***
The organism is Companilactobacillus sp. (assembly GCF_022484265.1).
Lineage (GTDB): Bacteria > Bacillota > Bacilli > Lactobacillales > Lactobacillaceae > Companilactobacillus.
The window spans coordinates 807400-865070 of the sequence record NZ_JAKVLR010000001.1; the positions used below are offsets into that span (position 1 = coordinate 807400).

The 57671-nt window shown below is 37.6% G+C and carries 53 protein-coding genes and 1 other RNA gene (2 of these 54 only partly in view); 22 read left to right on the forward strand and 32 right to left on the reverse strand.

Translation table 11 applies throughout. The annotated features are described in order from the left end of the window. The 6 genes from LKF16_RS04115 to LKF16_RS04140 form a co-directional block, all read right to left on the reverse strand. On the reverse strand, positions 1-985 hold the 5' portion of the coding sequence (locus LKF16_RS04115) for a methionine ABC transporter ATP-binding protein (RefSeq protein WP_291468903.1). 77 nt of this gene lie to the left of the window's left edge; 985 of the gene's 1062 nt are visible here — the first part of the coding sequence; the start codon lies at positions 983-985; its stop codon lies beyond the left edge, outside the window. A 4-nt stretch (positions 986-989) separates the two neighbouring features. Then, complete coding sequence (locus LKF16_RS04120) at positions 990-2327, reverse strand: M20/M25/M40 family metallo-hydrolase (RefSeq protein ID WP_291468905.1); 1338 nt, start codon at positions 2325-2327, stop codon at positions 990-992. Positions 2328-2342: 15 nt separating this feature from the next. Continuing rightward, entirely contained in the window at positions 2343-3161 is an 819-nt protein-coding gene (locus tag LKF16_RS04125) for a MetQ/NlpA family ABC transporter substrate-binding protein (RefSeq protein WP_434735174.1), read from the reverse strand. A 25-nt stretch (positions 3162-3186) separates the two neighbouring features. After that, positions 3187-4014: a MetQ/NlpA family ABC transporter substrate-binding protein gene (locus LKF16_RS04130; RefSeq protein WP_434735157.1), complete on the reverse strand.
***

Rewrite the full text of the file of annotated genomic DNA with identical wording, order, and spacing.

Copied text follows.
The organism is Companilactobacillus sp. (assembly GCF_022484265.1).
Lineage (GTDB): Bacteria > Bacillota > Bacilli > Lactobacillales > Lactobacillaceae > Companilactobacillus.
The window spans coordinates 807400-865070 of the sequence record NZ_JAKVLR010000001.1; the positions used below are offsets into that span (position 1 = coordinate 807400).

The 57671-nt window shown below is 37.6% G+C and carries 53 protein-coding genes and 1 other RNA gene (2 of these 54 only partly in view); 22 read left to right on the forward strand and 32 right to left on the reverse strand.

Translation table 11 applies throughout. The annotated features are described in order from the left end of the window. The 6 genes from LKF16_RS04115 to LKF16_RS04140 form a co-directional block, all read right to left on the reverse strand. On the reverse strand, positions 1-985 hold the 5' portion of the coding sequence (locus LKF16_RS04115) for a methionine ABC transporter ATP-binding protein (RefSeq protein WP_291468903.1). 77 nt of this gene lie to the left of the window's left edge; 985 of the gene's 1062 nt are visible here — the first part of the coding sequence; the start codon lies at positions 983-985; its stop codon lies beyond the left edge, outside the window. A 4-nt stretch (positions 986-989) separates the two neighbouring features. Then, complete coding sequence (locus LKF16_RS04120) at positions 990-2327, reverse strand: M20/M25/M40 family metallo-hydrolase (RefSeq protein ID WP_291468905.1); 1338 nt, start codon at positions 2325-2327, stop codon at positions 990-992. Positions 2328-2342: 15 nt separating this feature from the next. Continuing rightward, entirely contained in the window at positions 2343-3161 is an 819-nt protein-coding gene (locus tag LKF16_RS04125) for a MetQ/NlpA family ABC transporter substrate-binding protein (RefSeq protein WP_434735174.1), read from the reverse strand. A 25-nt stretch (positions 3162-3186) separates the two neighbouring features. After that, positions 3187-4014: a MetQ/NlpA family ABC transporter substrate-binding protein gene (locus LKF16_RS04130; RefSeq protein WP_434735157.1), complete on the reverse strand.